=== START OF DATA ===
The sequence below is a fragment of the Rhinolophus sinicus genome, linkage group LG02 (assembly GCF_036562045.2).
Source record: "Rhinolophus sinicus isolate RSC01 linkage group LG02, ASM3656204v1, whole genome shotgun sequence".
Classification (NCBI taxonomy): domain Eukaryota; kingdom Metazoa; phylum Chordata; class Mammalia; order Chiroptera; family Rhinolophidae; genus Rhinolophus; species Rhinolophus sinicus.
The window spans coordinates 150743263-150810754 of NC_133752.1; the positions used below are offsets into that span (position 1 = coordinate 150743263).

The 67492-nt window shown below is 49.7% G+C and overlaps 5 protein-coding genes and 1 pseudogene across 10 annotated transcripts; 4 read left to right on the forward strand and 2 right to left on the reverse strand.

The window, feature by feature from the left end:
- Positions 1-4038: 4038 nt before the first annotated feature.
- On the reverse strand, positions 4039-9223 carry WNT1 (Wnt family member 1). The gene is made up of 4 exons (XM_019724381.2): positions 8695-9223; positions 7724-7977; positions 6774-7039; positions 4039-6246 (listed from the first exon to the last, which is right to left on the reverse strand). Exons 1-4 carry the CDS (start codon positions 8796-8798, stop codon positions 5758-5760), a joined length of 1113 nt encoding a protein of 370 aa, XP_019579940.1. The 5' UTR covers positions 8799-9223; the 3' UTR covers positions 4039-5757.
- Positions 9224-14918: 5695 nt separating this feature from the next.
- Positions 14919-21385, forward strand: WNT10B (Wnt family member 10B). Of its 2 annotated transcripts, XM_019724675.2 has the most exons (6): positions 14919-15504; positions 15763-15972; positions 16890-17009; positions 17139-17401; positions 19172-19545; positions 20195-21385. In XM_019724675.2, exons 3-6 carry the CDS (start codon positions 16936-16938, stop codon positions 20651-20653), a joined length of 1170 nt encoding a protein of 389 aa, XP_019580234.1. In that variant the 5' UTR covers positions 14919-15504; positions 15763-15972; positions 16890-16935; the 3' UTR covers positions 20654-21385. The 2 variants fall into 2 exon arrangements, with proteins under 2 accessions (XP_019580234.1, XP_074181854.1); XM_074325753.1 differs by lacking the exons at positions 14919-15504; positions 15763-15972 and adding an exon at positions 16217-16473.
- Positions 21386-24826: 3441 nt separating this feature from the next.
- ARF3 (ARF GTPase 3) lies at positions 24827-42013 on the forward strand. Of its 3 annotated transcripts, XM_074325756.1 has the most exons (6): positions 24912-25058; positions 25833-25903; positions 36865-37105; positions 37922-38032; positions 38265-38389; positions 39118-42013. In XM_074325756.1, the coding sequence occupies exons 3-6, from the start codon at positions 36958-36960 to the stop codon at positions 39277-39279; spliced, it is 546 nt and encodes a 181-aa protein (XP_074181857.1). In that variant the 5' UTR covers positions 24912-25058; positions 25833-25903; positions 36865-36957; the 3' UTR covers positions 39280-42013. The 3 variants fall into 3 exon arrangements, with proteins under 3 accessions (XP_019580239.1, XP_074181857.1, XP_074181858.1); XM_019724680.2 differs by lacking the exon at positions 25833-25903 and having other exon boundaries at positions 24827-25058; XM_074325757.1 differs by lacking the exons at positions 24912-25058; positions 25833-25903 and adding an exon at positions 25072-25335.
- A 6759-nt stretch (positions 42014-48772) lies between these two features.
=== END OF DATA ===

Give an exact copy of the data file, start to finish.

The sequence below is a fragment of the Rhinolophus sinicus genome, linkage group LG02 (assembly GCF_036562045.2).
Source record: "Rhinolophus sinicus isolate RSC01 linkage group LG02, ASM3656204v1, whole genome shotgun sequence".
Classification (NCBI taxonomy): domain Eukaryota; kingdom Metazoa; phylum Chordata; class Mammalia; order Chiroptera; family Rhinolophidae; genus Rhinolophus; species Rhinolophus sinicus.
The window spans coordinates 150743263-150810754 of NC_133752.1; the positions used below are offsets into that span (position 1 = coordinate 150743263).

The 67492-nt window shown below is 49.7% G+C and overlaps 5 protein-coding genes and 1 pseudogene across 10 annotated transcripts; 4 read left to right on the forward strand and 2 right to left on the reverse strand.

The window, feature by feature from the left end:
- Positions 1-4038: 4038 nt before the first annotated feature.
- On the reverse strand, positions 4039-9223 carry WNT1 (Wnt family member 1). The gene is made up of 4 exons (XM_019724381.2): positions 8695-9223; positions 7724-7977; positions 6774-7039; positions 4039-6246 (listed from the first exon to the last, which is right to left on the reverse strand). Exons 1-4 carry the CDS (start codon positions 8796-8798, stop codon positions 5758-5760), a joined length of 1113 nt encoding a protein of 370 aa, XP_019579940.1. The 5' UTR covers positions 8799-9223; the 3' UTR covers positions 4039-5757.
- Positions 9224-14918: 5695 nt separating this feature from the next.
- Positions 14919-21385, forward strand: WNT10B (Wnt family member 10B). Of its 2 annotated transcripts, XM_019724675.2 has the most exons (6): positions 14919-15504; positions 15763-15972; positions 16890-17009; positions 17139-17401; positions 19172-19545; positions 20195-21385. In XM_019724675.2, exons 3-6 carry the CDS (start codon positions 16936-16938, stop codon positions 20651-20653), a joined length of 1170 nt encoding a protein of 389 aa, XP_019580234.1. In that variant the 5' UTR covers positions 14919-15504; positions 15763-15972; positions 16890-16935; the 3' UTR covers positions 20654-21385. The 2 variants fall into 2 exon arrangements, with proteins under 2 accessions (XP_019580234.1, XP_074181854.1); XM_074325753.1 differs by lacking the exons at positions 14919-15504; positions 15763-15972 and adding an exon at positions 16217-16473.
- Positions 21386-24826: 3441 nt separating this feature from the next.
- ARF3 (ARF GTPase 3) lies at positions 24827-42013 on the forward strand. Of its 3 annotated transcripts, XM_074325756.1 has the most exons (6): positions 24912-25058; positions 25833-25903; positions 36865-37105; positions 37922-38032; positions 38265-38389; positions 39118-42013. In XM_074325756.1, the coding sequence occupies exons 3-6, from the start codon at positions 36958-36960 to the stop codon at positions 39277-39279; spliced, it is 546 nt and encodes a 181-aa protein (XP_074181857.1). In that variant the 5' UTR covers positions 24912-25058; positions 25833-25903; positions 36865-36957; the 3' UTR covers positions 39280-42013. The 3 variants fall into 3 exon arrangements, with proteins under 3 accessions (XP_019580239.1, XP_074181857.1, XP_074181858.1); XM_019724680.2 differs by lacking the exon at positions 25833-25903 and having other exon boundaries at positions 24827-25058; XM_074325757.1 differs by lacking the exons at positions 24912-25058; positions 25833-25903 and adding an exon at positions 25072-25335.
- A 6759-nt stretch (positions 42014-48772) lies between these two features.